New Delhi: Union Education Minister Dharmendra Pradhan has weighed in on the ongoing debate regarding the usage of Bharat and India asserting that there is no substantial difference between the two terms. Pradhan made these comments during a Vice Chancellors’ Conference focused on the implementation of the National Education Policy (NEP)-2020 in Narmada district, Gujarat.
Eruption of a Controversy
The controversy erupted following recommendations from a high-level committee appointed by the National Council of Educational Research and Training (NCERT) to replace “India” with “Bharat” in all textbooks. This move led to sharp reactions, particularly from opposition parties in the southern states, who perceived it as a political ploy and an attempt to manipulate historical facts.
Difference between Bharat and India
Minister Pradhan addressed the matter by stating, “There is no difference between Bharat and India. Bharat is the name of this country. It was during the colonial period that the English-speaking people gave the country the name India.” He further emphasized, “Our Constitution has given significance to both Bharat and India.” Pradhan clarified that the term “Bharat” is an integral part of the country’s history and civilization, with deep-rooted origins. However, he also noted that certain individuals, whom he referred to as “frustrated people,” are attempting to generate controversy around this issue.
The controversy surrounding the proposed name change gained momentum on Wednesday when CI Issac, the chairperson of NCERT’s social science panel, disclosed that the change was recommended as part of the unanimous suggestions made by the seven-member panel in their final position paper. Nevertheless, Dinesh Saklani, the chairperson of NCERT, clarified that no official decision has been made regarding the panel’s recommendations.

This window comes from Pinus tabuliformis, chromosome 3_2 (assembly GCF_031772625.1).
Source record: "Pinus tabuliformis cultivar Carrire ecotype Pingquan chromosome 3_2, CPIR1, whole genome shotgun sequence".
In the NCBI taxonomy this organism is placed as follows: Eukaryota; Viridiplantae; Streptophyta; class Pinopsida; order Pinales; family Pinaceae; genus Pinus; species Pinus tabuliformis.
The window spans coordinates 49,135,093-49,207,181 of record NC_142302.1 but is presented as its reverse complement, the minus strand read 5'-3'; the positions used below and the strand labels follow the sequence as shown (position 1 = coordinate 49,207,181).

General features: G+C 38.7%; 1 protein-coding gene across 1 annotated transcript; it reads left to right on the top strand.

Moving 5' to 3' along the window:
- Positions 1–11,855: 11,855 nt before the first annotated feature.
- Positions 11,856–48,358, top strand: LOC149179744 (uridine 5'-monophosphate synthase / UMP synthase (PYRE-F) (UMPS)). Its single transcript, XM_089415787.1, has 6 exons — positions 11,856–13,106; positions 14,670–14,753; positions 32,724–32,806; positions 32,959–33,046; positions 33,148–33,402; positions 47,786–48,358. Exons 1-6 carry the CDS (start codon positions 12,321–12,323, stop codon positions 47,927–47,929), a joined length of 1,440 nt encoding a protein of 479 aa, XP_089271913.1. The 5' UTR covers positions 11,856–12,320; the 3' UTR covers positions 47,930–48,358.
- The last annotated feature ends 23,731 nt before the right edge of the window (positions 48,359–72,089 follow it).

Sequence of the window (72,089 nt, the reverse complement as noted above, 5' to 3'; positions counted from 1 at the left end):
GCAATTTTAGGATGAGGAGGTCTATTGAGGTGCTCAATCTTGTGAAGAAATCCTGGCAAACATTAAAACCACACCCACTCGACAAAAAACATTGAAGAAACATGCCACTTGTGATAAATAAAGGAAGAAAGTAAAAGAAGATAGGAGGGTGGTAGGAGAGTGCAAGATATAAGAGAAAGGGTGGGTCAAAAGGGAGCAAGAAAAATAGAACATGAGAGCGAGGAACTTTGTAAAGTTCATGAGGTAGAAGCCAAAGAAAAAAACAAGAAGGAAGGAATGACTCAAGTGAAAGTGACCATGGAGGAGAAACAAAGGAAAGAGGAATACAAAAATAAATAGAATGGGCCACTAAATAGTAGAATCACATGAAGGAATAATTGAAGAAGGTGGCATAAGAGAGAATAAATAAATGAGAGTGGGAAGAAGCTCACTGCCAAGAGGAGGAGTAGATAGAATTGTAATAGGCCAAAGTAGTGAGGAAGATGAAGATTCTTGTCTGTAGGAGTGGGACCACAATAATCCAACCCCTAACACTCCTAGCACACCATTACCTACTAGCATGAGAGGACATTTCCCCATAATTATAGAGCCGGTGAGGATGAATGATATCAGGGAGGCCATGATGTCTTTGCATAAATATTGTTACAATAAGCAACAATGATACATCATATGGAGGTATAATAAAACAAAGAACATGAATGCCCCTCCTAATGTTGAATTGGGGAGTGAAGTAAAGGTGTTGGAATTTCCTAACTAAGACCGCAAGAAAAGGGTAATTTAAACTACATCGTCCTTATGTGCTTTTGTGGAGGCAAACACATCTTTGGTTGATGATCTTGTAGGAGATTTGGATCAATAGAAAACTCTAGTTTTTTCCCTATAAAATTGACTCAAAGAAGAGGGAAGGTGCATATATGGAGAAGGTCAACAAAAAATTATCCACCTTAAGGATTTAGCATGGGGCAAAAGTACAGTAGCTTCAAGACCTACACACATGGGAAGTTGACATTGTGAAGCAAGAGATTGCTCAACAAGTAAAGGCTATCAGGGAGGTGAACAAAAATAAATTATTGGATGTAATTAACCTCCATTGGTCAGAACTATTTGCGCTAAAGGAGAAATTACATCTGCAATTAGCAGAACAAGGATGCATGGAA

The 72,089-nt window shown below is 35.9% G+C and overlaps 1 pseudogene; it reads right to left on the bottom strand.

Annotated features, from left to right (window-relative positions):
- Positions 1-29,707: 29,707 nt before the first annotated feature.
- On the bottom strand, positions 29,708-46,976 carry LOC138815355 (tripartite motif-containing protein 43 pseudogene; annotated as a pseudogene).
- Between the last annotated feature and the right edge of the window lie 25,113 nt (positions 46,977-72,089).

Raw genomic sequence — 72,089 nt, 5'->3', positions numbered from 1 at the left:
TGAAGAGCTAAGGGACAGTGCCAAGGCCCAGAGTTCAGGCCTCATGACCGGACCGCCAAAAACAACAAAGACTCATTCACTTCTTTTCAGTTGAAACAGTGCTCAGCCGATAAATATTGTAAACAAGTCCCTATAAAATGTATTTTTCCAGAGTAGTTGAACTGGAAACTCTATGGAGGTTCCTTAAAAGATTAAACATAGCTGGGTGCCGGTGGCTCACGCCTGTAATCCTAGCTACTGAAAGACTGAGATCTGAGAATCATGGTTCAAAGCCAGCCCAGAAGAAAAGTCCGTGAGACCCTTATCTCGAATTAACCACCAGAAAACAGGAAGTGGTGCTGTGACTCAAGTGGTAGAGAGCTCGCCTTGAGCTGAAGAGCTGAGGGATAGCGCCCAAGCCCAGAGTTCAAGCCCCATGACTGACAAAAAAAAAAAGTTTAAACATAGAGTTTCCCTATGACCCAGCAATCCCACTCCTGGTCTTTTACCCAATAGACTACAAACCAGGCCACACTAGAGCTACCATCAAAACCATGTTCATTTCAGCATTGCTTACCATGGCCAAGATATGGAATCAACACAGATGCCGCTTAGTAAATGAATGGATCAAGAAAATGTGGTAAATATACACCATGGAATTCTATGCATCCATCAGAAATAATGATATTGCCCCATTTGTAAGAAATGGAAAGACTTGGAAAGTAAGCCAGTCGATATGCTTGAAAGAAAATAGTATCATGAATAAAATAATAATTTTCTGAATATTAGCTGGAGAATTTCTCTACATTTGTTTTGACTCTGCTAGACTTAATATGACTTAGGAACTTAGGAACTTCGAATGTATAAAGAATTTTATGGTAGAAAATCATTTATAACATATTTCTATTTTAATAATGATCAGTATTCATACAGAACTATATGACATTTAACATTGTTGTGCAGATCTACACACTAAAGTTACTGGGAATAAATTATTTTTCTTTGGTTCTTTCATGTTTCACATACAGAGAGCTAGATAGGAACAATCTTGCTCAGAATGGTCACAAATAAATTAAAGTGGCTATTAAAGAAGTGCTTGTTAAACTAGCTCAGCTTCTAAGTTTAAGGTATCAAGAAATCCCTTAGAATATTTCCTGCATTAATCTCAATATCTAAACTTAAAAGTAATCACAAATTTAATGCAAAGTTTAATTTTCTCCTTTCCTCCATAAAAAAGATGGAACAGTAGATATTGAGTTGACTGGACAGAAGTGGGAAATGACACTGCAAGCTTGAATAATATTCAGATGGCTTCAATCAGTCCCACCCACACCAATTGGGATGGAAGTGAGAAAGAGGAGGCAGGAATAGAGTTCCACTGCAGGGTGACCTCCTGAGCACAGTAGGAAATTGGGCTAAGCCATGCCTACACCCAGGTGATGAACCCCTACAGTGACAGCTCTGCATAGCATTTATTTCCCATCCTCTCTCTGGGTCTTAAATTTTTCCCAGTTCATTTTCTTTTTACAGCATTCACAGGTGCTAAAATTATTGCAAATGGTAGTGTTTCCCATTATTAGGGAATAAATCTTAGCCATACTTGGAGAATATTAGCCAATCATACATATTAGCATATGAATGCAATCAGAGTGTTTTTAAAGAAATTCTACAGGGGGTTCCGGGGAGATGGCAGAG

In response to the public uproar, NCERT posted an update on Wednesday, stating, “Response to the uproar on the recommendation of India to be mentioned as Bharat in textbooks… NCERT states that since the development of new syllabus and textbooks is in the process and for that purpose various curricular area groups of domain experts are being notified by the NCERT. So, it is too premature to comment.”
The debate over whether to use “India” or “Bharat” in textbooks is currently a subject of intense discussion in India. It reflects the broader dialogue on national identity and the historical connotations associated with each term. While the recommendations by the high-level committee have raised concerns and sparked political disagreements, it remains to be seen how this issue will ultimately be resolved and whether any changes will be implemented in the educational curriculum.